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Tissue and bone regeneration/engineering

College of Medicine, M27-022 18 MAR 201912 PM

 Tissue and bone regeneration/engineering

By:
Dr. Gorka Orive
Associate Professor in Pharmacy at the University of the Basque Country, Spain


Seminar Date: March 18th, 2019
Time: 12:30pm- 1:30pm 
Attendees: Faculty of College of Medicine and College of Dentistry 
Venue: M27-022


Seminar Abstract: 
Tissue engineering involves an interplay of cells, biomaterials and active proteins and drugs to heal and regenerate a wide range of tissues. This approach is particularly important for treating large bone defects (critical size) that fail to heal by themselves. In fact, although most fractures will heal fully, a small but notable proportion do not. These severe cases, known as non-union bone fractures, can cause long-term disability and pain, and often require surgery to rectify. Around 5–10% of bone fractures fail to heal. As the populations of developed countries age, the incidence of fractures, including non-union bone fractures is increasing. Several reports address that only in the United States, from the 8 million fractures are reported each year, around 400.000 of these fractures will fail to heal. In my seminar, I will discuss about several approaches we are now conducting to address this unmet medical need. First, the use of 3D scaffolds based on natural polymers such as alginate and gelatin which provide exciting properties for protein and cell delivery. Second, the fabrication of multi-functional, self-healing and cybernetic 3D scaffolds loaded with nanoclays and third, the application of biological therapies. This last approach is providing a accessible and autologous new tool for the stimulation and acceleration of soft-tissue and bone healing.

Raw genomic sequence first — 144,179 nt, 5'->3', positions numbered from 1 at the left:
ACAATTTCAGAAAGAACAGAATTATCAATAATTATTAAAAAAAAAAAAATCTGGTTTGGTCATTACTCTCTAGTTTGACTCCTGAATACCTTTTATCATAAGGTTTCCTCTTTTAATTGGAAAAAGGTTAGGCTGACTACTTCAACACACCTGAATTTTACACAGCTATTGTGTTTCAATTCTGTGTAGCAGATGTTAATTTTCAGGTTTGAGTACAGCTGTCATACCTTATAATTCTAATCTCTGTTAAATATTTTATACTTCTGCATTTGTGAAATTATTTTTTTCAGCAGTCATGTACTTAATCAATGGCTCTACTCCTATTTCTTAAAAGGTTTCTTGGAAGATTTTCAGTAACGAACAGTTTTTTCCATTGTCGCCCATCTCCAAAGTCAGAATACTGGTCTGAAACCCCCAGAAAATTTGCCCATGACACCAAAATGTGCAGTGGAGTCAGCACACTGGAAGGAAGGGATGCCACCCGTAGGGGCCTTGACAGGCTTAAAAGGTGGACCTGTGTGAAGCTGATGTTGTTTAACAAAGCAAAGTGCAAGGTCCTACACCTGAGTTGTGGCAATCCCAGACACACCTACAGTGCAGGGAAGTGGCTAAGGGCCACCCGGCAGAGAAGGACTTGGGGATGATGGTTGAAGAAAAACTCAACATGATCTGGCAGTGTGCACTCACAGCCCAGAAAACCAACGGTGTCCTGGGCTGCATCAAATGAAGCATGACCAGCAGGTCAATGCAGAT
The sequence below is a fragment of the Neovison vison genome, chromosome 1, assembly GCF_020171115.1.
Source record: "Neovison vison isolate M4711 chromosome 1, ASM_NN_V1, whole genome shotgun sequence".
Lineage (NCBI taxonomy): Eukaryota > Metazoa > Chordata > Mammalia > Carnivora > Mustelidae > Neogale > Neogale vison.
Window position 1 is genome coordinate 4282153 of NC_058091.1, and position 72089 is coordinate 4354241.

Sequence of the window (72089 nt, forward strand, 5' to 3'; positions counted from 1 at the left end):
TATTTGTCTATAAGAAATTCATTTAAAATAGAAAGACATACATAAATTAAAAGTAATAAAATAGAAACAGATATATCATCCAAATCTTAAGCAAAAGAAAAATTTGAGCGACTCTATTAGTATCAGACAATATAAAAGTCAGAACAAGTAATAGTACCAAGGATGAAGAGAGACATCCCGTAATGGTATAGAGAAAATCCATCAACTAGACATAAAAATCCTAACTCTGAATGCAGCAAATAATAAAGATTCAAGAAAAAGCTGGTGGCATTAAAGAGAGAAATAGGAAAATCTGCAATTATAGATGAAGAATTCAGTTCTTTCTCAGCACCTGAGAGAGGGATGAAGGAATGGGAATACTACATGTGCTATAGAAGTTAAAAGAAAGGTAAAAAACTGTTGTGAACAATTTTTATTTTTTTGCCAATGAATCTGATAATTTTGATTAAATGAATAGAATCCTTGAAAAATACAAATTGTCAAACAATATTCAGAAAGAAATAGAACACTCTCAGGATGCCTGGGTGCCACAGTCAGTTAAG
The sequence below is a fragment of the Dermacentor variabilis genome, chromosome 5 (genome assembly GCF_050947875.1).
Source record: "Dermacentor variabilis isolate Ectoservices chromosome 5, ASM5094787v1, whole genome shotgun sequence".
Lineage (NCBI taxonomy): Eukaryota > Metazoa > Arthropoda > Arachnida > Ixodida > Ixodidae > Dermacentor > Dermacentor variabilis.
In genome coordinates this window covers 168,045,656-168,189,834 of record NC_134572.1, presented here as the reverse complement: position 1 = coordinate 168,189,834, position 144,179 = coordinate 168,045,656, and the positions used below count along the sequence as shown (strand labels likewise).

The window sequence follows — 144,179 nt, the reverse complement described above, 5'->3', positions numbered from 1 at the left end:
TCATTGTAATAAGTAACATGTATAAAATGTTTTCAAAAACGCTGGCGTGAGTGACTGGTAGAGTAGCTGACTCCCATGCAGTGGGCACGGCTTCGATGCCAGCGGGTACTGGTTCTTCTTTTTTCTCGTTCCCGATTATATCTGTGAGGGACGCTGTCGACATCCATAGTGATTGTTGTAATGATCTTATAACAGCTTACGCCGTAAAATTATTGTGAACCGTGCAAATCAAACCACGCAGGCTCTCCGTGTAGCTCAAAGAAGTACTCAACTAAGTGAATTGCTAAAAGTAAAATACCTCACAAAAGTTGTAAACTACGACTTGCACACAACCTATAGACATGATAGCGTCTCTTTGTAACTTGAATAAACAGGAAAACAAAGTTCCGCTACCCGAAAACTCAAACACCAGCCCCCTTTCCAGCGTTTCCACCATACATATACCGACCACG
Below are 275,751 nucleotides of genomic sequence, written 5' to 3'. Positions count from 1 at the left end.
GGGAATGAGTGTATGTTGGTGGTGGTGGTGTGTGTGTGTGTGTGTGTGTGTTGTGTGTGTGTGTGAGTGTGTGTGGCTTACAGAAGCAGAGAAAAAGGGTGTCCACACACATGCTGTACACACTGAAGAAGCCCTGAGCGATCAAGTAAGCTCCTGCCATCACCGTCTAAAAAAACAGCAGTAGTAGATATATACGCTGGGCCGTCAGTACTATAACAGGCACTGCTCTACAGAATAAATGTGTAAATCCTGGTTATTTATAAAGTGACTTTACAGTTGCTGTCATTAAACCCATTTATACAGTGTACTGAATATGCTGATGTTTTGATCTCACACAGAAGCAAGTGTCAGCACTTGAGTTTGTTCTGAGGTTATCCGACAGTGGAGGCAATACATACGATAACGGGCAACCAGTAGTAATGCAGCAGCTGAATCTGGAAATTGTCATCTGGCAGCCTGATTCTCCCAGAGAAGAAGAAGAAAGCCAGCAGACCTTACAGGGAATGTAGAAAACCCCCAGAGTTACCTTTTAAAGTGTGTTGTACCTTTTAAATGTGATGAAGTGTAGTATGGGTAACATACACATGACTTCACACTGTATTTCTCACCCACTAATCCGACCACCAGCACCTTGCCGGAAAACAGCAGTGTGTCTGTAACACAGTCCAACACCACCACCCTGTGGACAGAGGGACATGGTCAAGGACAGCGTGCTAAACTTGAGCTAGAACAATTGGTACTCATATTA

Presenter: Dr. Gorka Orive - guest speaker from Spain
Dr. Gorka holds a bachelor's degree in pharmacy and a PhD from the University of the Basque Country (Vitoria, Spain). He is an Associate Professor in Pharmacy at the University of the Basque Country. His main research lines include the micro and nanoencapsulation of drugs, cell therapy,biomaterials, prevention and treatment of CNS neurodegenerative diseases and translational regenerative medicine using scaffolds for bone regeneration and plasma rich in growth factors. 




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